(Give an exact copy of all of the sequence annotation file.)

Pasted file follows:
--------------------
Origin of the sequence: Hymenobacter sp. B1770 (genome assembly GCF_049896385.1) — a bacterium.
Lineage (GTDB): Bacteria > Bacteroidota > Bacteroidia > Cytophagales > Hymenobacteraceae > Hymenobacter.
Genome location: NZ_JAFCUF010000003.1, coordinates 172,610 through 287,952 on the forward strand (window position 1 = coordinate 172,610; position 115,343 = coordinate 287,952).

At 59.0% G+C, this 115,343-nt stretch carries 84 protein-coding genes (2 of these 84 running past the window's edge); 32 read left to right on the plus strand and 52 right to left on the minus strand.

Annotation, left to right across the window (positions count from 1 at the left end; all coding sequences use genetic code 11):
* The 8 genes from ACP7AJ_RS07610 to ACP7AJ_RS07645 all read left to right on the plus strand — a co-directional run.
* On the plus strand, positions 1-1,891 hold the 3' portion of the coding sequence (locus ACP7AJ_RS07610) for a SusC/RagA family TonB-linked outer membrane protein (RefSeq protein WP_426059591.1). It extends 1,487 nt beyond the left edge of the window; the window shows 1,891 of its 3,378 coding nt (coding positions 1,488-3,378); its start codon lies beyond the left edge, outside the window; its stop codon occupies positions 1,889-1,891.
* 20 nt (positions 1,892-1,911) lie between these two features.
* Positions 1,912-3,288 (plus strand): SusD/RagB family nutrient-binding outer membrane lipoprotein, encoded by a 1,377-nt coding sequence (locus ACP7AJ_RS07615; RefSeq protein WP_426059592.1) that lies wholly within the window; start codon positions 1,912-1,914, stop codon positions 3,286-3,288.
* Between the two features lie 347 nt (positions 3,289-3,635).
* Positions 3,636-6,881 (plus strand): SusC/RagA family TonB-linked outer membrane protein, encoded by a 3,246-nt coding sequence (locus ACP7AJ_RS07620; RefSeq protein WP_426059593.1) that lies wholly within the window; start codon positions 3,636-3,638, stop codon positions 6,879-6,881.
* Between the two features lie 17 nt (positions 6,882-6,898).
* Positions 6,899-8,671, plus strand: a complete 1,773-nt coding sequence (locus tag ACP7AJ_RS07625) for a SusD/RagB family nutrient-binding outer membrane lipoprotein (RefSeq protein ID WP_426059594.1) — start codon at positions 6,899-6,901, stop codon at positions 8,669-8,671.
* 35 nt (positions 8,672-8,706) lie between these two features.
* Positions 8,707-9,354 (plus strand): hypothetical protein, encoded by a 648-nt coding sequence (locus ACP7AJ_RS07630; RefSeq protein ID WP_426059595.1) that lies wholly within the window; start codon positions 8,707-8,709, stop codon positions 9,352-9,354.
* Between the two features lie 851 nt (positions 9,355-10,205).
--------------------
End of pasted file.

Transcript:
Origin of the sequence: Hymenobacter sp. B1770 (genome assembly GCF_049896385.1) — a bacterium.
Lineage (GTDB): Bacteria > Bacteroidota > Bacteroidia > Cytophagales > Hymenobacteraceae > Hymenobacter.
Genome location: NZ_JAFCUF010000003.1, coordinates 172,610 through 287,952 on the forward strand (window position 1 = coordinate 172,610; position 115,343 = coordinate 287,952).

At 59.0% G+C, this 115,343-nt stretch carries 84 protein-coding genes (2 of these 84 running past the window's edge); 32 read left to right on the plus strand and 52 right to left on the minus strand.

Annotation, left to right across the window (positions count from 1 at the left end; all coding sequences use genetic code 11):
* The 8 genes from ACP7AJ_RS07610 to ACP7AJ_RS07645 all read left to right on the plus strand — a co-directional run.
* On the plus strand, positions 1-1,891 hold the 3' portion of the coding sequence (locus ACP7AJ_RS07610) for a SusC/RagA family TonB-linked outer membrane protein (RefSeq protein WP_426059591.1). It extends 1,487 nt beyond the left edge of the window; the window shows 1,891 of its 3,378 coding nt (coding positions 1,488-3,378); its start codon lies beyond the left edge, outside the window; its stop codon occupies positions 1,889-1,891.
* 20 nt (positions 1,892-1,911) lie between these two features.
* Positions 1,912-3,288 (plus strand): SusD/RagB family nutrient-binding outer membrane lipoprotein, encoded by a 1,377-nt coding sequence (locus ACP7AJ_RS07615; RefSeq protein WP_426059592.1) that lies wholly within the window; start codon positions 1,912-1,914, stop codon positions 3,286-3,288.
* Between the two features lie 347 nt (positions 3,289-3,635).
* Positions 3,636-6,881 (plus strand): SusC/RagA family TonB-linked outer membrane protein, encoded by a 3,246-nt coding sequence (locus ACP7AJ_RS07620; RefSeq protein WP_426059593.1) that lies wholly within the window; start codon positions 3,636-3,638, stop codon positions 6,879-6,881.
* Between the two features lie 17 nt (positions 6,882-6,898).
* Positions 6,899-8,671, plus strand: a complete 1,773-nt coding sequence (locus tag ACP7AJ_RS07625) for a SusD/RagB family nutrient-binding outer membrane lipoprotein (RefSeq protein ID WP_426059594.1) — start codon at positions 6,899-6,901, stop codon at positions 8,669-8,671.
* 35 nt (positions 8,672-8,706) lie between these two features.
* Positions 8,707-9,354 (plus strand): hypothetical protein, encoded by a 648-nt coding sequence (locus ACP7AJ_RS07630; RefSeq protein ID WP_426059595.1) that lies wholly within the window; start codon positions 8,707-8,709, stop codon positions 9,352-9,354.
* Between the two features lie 851 nt (positions 9,355-10,205).